In the year 1665, when the bubonic plague struck England and the University of Cambridge had to shut down in response, a young student by the name of Isaac Newton was forced to go home and stay there for over a year. During his time spent away from the educational establishment, Newton developed the study of calculus, his theories on optics, and his discoveries around gravity and the laws of motion. This time of seclusion for Isaac Newton became known in Latin as anni mirabiles, meaning “marvelous years.”
Some people may be tempted to refer to the current COVID-19 pandemic as annus horribilis, meaning “horrible year.” I’m going to ask you to consider the possibility that the disruption caused by our current events could actually (perhaps in hindsight) be considered a marvelous time for you and your family.
Right now we’re all being encouraged to “go inside” our homes and stay there for a while. For many, this means learning to do your job remotely, or perhaps taking time off without pay, or wrangling children as the schools scramble to keep the kids learning, or even just trying to fight off boredom and loneliness for an uncertain amount of time. For most of us, it means having to change the ways in which we navigate life.
But I believe going inside is far more important and valuable than most people realize. I believe going inside means disconnecting from the rigid structures and expectations that have been placed upon us by the outside world. Going inside means reconnecting with our inner resources and creativity toward generating new possibilities for ways of being. Does all this sound rather esoteric? Let me explain.
As children, one of the most common questions we were asked was, “What do you want to be when you grow up?” Beautifully, it didn’t matter what we said. “I want to be an astronaut, a firefighter, a ballerina, a professional baseball player…” Our young ambitions were usually met with a response resembling, “How exciting!”
At some point the responses changed and started sounding like, “Be realistic” or “Isn’t that dangerous?” or “That’s not very responsible.” And with that our creativity began to slowly wither away as we worked to assume the roles that our families/communities/culture deemed appropriate for us. We’ve gone through our lives behaving like good girls and boys, knowing that we’re still lovable and worthy of belonging because we play by the rules and expectations of the world around us. We’ve implemented systems and routines and in return we’ve achieved a sense of safety, security, and predictability.
But we’ve paid a big price for this comfort zone. We’ve sacrificed our creativity and those aspects of ourselves that want to play and explore and experiment like we did when we were children. We’ve become rigid, relying on our autopilot to guide us through our days. And we’ve become afraid of change. Which is exactly why disruption is good.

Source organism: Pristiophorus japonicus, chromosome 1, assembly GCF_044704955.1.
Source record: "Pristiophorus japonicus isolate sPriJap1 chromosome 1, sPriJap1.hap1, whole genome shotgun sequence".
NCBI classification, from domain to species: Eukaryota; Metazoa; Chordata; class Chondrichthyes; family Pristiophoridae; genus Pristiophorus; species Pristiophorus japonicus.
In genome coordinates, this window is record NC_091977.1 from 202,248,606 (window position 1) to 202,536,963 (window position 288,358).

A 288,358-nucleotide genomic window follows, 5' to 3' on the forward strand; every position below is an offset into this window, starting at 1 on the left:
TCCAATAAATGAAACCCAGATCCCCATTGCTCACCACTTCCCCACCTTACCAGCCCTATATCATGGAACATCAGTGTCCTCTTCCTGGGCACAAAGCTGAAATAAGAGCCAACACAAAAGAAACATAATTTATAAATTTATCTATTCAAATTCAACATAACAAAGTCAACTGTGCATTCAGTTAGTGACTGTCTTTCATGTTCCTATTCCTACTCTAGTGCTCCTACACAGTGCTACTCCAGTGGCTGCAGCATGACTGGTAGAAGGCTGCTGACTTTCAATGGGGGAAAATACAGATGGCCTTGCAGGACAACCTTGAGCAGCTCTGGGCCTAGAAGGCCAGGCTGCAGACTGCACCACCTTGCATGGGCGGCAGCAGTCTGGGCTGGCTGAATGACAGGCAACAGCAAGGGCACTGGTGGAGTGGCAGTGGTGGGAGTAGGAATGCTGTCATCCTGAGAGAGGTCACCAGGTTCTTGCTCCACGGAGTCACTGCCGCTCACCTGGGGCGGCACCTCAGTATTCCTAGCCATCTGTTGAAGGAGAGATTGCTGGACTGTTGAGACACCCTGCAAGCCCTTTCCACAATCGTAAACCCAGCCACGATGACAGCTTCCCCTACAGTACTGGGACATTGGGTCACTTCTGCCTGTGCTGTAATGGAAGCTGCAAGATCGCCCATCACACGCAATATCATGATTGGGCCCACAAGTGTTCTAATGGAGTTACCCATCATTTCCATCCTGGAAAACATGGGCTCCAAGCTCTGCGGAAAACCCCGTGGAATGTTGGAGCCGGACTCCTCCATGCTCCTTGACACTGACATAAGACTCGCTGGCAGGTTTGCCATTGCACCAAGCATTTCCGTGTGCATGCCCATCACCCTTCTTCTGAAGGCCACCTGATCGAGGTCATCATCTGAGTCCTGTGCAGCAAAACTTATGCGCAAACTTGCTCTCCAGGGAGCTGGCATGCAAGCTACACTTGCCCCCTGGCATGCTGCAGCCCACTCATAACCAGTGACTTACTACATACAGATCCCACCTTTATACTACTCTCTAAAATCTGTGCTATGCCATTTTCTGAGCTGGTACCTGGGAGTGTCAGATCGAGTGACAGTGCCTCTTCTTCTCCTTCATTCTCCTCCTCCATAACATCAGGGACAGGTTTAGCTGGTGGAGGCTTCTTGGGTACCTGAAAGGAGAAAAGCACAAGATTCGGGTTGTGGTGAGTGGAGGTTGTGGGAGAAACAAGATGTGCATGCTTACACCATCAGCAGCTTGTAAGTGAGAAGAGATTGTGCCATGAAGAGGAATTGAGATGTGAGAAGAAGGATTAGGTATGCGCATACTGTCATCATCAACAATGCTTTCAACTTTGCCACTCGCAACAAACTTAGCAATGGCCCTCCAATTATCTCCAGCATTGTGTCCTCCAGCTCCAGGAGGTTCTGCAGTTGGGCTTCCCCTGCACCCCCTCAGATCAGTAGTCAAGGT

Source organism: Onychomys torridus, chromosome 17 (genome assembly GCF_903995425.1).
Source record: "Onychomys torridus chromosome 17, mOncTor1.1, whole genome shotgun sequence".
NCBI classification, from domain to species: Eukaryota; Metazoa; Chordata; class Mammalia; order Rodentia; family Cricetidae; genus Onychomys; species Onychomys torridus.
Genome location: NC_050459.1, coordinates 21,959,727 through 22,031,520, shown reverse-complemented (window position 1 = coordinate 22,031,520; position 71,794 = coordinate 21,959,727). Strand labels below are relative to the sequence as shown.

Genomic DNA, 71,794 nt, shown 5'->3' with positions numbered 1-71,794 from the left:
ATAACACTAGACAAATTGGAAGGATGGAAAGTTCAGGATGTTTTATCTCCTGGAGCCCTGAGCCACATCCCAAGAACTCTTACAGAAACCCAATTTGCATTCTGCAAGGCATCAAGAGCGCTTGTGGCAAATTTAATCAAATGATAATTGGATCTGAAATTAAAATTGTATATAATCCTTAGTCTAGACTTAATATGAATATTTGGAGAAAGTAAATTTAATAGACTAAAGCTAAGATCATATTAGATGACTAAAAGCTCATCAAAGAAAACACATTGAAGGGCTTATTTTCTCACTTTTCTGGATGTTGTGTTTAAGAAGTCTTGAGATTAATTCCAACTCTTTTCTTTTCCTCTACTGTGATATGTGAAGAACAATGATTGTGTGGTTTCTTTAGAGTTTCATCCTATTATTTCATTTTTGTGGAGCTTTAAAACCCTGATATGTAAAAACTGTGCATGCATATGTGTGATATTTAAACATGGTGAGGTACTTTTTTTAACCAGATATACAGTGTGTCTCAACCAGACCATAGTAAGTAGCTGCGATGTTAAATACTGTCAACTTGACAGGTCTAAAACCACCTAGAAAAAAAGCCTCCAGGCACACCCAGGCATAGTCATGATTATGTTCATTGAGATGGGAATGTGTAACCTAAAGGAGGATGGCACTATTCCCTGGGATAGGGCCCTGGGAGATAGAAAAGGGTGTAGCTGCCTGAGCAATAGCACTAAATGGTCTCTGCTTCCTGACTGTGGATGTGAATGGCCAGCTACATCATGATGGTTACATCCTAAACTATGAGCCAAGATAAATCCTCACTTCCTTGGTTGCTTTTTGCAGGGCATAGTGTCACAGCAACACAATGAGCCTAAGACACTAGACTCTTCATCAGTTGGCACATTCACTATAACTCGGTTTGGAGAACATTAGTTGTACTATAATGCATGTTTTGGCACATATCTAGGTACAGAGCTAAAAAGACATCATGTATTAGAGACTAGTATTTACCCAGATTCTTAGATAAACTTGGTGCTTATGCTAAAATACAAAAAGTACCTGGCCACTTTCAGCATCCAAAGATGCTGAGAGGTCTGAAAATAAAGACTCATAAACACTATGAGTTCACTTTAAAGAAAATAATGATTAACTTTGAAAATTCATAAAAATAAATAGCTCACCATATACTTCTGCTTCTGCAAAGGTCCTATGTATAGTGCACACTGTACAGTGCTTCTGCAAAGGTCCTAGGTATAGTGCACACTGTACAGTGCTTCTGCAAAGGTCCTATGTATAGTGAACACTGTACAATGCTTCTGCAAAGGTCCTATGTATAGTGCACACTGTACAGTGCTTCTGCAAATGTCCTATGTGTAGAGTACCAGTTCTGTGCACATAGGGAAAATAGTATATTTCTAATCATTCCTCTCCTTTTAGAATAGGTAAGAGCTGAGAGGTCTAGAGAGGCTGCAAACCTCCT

In 2014 the London underground subway system shut down for two days due to a labor dispute and commuters were forced to find new ways of getting to work. This was a huge disturbance and tremendous inconvenience in a city of 8.5 million people. But then something unusual took place. Researchers found that when the regular subway service resumed, one in 20 commuters stuck with the alternative routes they had found. The disruption forced people to get creative and try new options that ended up working better for them than their old routines.
I believe that business and life after the COVID-19 pandemic won’t be the same… and that’s good! We now have the opportunity to go inside and leave the beaten path for a while. We have the good fortune of being able to experiment with new ways of doing work, parenting, nourishing relationships, and exploring our child-like interests.
Necessity is the mother of invention, they say. And creativity is a great source of joy. There has never been a better time filled with more resources for learning new skills while truly feeling alive!
Here are a few ideas you can try:
- build new relationships and collaborate using video conferencing
- design a new product/method/graphic/app for your business or hobby
- sign up for online courses or get new certifications for your career
- find something you’re good at and offer to teach it to your community via online event
- seek mentorship from someone you admire but were too afraid to approach
- start a blog
- research how to build something cool, then order all the parts and go to town
If you’re a parent, you can experiment with the following:
- set certain requirements for the day and then let your children go about designing new schedules for themselves. Let them try out several before they decide which one they like best
- order age-appropriate building materials and let your children unleash their creativity
- play “Freaky Friday” (based on the movies) and switch roles for the day. Have them “go to work” to produce certain results and be responsible for meals while you do homework and talk on the phone. Try to mimic each other and see the world through each other’s eyes.
The world as we’ve known it is on hold. This is a beautiful opportunity to go inside. Not just inside our homes and away from the noise of our busy lives, but also inside ourselves. This is a wonderful time to get quiet and connect with the parts of ourselves that have been silenced for a long time. Break the rules! Think outside the box. Indulge your curiosities. Honor your interests. Explore new ways of doing things. Make this time your anni mirabiles.